The Civil War continues to generate debate 152 years later.Dan Hurley Few Americans could have foreseen a year ago memorials to Confederate military and political leaders would generate such intense debate and violence. Given that the American Civil War ended 152 years ago, what does this tell us?
First, the vast majority of these memorials appeared on the landscape not in the immediate decades after the Civil War, but between 1890 and 1917. By the 1890s, a generation after the war, Northern political leaders and public knew they were not going to fulfill the promises made to the formerly enslaved and free African Americans enshrined in the 13th, (end of slavery), 14th (equal civil rights for all) and 15th (voting rights) amendments.
Legally, that shift was evident in the 1896 case of Plessy v. Ferguson in which the Supreme Court accepted “separate but equal” as the law. That allowed the South to fully embrace segregation, a system of legal, economic and social practices developed in the North before the Civil War, and to develop an alternative understanding of the conflict as the “Lost Cause.”
Mitch Landrieu, the mayor of New Orleans, in his insightful speech on May 19 about the removal of four memorials in his city, made it clear that the Cult of the Lost Cause used monuments to celebrate “a fictional, sanitized Confederacy; ignoring the death, ignoring the enslavement, and the terror that it actually stood for.”
In the recent debate, a lot of Confederate veterans and Southerners have been quoted, but what did Northerners think in the years immediately after the Peace at Appomattox? The views of two soldiers from Clermont County, Ohio, one famous, one not, are instructive.
Henry Clark Corbin was born in 1842 in Clermont County. He attended school at the Parker Academy in New Richmond, which in recent years has become the focus of a major archaeological and historical research project by the faculty and students of Northern Kentucky University. The Parker Academy was unusual in its commitment to educating white and African-American students, men and women, together. In 1862 Clark enlisted and became an officer in the Tennessee-based 14th Infantry Regiment of the U.S. Colored Troops.
In July 1865, the school announced the first post-war reunion. Still in the field with his unit, Corbin wrote an eight-page letter expressing his regrets that he could not attend after the nation’s “four year struggle for life and liberty.”
His letter began with a moving reflection on the significance of the Confederate attack on Fort Sumter on April 12, 1861. On a personal level, young boys were suddenly called to the “duties expected of men.” For the nation, in a strange way, that day was “the most glorious in America’s proud history. It was our flag dishonored, then it was our flag worshiped.”
Corbin never says anything against, or even about, his Confederate foes, but he has long passages on fallen comrades from the academy. He is also clearly deeply troubled by the assassination of Lincoln three months earlier, but takes some solace that his fallen schoolmates were with “great and God-like Lincoln.”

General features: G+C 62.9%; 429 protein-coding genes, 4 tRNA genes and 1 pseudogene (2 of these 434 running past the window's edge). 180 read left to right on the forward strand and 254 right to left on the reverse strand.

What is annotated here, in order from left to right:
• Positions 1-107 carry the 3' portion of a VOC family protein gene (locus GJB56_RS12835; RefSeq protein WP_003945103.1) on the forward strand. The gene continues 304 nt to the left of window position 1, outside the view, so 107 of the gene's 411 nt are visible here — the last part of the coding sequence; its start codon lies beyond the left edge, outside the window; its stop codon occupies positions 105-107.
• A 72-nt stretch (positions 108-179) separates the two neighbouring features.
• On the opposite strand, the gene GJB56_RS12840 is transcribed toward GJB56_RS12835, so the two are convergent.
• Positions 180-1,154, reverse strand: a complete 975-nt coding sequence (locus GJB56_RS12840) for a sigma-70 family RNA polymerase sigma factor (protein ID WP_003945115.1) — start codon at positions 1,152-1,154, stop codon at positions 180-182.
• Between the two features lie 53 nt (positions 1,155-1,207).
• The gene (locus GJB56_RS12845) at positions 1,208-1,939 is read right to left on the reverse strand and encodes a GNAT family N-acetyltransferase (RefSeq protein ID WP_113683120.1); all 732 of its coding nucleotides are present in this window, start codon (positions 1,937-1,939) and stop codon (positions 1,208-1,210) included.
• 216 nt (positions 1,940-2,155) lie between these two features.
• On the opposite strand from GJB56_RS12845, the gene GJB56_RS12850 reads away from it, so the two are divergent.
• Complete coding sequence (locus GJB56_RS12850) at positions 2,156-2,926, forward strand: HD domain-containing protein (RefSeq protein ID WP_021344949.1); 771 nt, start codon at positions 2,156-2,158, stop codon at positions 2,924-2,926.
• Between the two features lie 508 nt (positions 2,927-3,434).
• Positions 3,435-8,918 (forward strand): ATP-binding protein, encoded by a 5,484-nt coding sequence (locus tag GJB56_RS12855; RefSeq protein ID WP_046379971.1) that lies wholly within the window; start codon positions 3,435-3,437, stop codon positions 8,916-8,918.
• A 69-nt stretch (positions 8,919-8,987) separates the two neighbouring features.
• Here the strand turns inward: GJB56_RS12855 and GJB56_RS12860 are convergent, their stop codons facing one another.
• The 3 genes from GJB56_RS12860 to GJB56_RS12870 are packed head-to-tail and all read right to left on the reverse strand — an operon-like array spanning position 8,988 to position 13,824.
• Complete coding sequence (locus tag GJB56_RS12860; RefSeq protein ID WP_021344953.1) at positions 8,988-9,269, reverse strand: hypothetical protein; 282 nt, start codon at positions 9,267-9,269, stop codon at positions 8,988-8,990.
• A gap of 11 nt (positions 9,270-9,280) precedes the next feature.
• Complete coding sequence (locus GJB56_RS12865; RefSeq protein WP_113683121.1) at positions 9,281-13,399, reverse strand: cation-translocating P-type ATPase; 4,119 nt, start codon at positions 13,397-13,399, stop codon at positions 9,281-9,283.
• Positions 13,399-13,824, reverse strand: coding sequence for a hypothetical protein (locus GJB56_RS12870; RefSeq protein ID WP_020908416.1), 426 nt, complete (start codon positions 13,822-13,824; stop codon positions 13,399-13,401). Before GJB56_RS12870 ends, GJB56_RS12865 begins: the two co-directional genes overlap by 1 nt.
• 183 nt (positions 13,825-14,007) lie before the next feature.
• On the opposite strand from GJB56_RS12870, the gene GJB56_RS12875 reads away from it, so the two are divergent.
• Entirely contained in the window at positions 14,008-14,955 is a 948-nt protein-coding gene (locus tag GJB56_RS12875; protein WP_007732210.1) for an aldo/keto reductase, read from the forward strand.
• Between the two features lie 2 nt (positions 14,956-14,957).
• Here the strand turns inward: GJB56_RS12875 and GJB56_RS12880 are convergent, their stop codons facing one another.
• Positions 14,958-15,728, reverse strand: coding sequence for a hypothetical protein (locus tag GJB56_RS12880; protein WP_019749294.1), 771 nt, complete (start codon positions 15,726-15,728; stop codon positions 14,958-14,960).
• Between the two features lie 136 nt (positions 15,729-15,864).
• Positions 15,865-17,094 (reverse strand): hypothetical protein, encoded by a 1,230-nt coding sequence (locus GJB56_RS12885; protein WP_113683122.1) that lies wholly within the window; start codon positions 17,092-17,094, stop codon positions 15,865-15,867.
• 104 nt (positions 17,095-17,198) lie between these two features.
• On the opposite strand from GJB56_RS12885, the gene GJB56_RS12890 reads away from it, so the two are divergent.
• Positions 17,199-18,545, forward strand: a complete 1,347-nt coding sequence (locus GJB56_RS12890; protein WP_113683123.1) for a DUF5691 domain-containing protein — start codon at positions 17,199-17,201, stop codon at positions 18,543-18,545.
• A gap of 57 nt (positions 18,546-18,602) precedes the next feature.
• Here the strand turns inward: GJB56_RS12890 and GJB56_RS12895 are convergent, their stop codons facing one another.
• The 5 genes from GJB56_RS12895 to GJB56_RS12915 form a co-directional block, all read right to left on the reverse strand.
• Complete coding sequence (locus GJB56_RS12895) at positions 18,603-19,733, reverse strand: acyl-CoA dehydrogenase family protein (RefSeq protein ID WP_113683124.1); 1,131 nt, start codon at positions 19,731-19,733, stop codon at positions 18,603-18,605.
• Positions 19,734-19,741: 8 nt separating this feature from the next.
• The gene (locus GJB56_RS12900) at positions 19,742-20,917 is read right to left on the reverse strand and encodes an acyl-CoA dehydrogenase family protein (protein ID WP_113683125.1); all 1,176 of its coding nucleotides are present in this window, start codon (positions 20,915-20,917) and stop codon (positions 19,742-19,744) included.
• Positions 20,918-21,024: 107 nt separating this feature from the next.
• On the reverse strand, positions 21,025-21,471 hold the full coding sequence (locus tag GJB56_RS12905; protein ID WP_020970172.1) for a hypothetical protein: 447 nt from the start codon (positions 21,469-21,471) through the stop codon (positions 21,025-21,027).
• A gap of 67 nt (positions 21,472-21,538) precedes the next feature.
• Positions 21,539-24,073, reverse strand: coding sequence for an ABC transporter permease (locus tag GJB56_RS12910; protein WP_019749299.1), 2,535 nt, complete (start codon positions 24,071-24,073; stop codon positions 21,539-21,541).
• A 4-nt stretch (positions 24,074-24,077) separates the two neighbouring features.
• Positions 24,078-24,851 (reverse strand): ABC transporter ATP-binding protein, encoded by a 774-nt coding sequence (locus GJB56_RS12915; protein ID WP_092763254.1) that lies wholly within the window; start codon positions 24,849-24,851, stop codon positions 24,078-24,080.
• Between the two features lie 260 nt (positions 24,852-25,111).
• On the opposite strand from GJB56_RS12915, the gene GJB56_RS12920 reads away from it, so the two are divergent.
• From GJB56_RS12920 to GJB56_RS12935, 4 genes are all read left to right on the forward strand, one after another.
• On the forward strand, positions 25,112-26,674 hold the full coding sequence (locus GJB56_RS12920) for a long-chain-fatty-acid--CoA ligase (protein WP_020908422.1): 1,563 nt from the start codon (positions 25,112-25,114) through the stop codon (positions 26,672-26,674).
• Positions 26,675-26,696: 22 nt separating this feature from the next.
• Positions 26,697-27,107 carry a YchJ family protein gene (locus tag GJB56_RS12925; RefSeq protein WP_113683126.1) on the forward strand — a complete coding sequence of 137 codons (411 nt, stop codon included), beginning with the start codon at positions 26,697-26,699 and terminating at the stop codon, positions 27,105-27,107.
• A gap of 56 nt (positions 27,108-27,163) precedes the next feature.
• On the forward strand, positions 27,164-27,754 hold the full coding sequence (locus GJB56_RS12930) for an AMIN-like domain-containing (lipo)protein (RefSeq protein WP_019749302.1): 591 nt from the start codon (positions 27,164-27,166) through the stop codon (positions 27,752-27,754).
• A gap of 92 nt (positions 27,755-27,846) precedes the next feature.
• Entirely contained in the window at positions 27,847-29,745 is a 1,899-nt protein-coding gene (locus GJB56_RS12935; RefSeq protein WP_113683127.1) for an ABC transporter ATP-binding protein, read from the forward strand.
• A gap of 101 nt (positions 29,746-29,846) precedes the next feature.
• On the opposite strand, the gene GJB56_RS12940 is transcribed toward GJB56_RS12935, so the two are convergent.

Ulysses Grant, also born in Clermont County, emerged as the Union general who drove the North to victory, oversaw the military occupation of the South and was elected president in 1868 and ’72. What becomes clear in Ronald White’s new biography of Grant, American Ulysses, is Grant’s deep and enduring personal commitment to the welfare of the formerly enslaved people and his commitment to use of federal power to protect them.
While still in uniform, he pushed President Andrew Johnson, who had abiding Southern sympathies and no concern for African Americans, to support the 13th, 14th and 15th amendments. Appalled by Southern violence against former slaves, Southern Unionists and members of the Freedman’s Bureau, Grant repeatedly proved himself ready to use the occupying army and military tribunals to protect “helpless and unresisting negroes” and “stamping lasting disgrace” on local and state officials in the old Confederacy.
Grant’s determination was especially focused on the Ku Klux Klan. Formed in 1866, initially to deny African Americans the right to vote, the group willingly used calculated violence. President Grant personally lobbied on Capitol Hill to pass a stronger Ku Klux Klan Act in 1871 that would empower the president to use the federal military to uphold constitutional guarantees. When the law passed, Grant showed himself willing to use federal powers, ordering troops into South Carolina and other states to arrest Klan members and suspend habeas corpus.
This 2017 struggle over the meaning of Confederate memorials teaches us at least two things. First, even in a country that insists it only looks forward, history is powerful. Clearly, the weight of the Civil War still bears down more than 150 years after it ended. That ought to give us more understanding and sympathy for nations in Central America, the Balkans and even Iraq who find it hard to “get past” their divisions.
Second, we need to admit that the struggle over Confederate memorials is essentially a proxy for our inability and unwillingness to openly and fully grapple with the real issue: racism.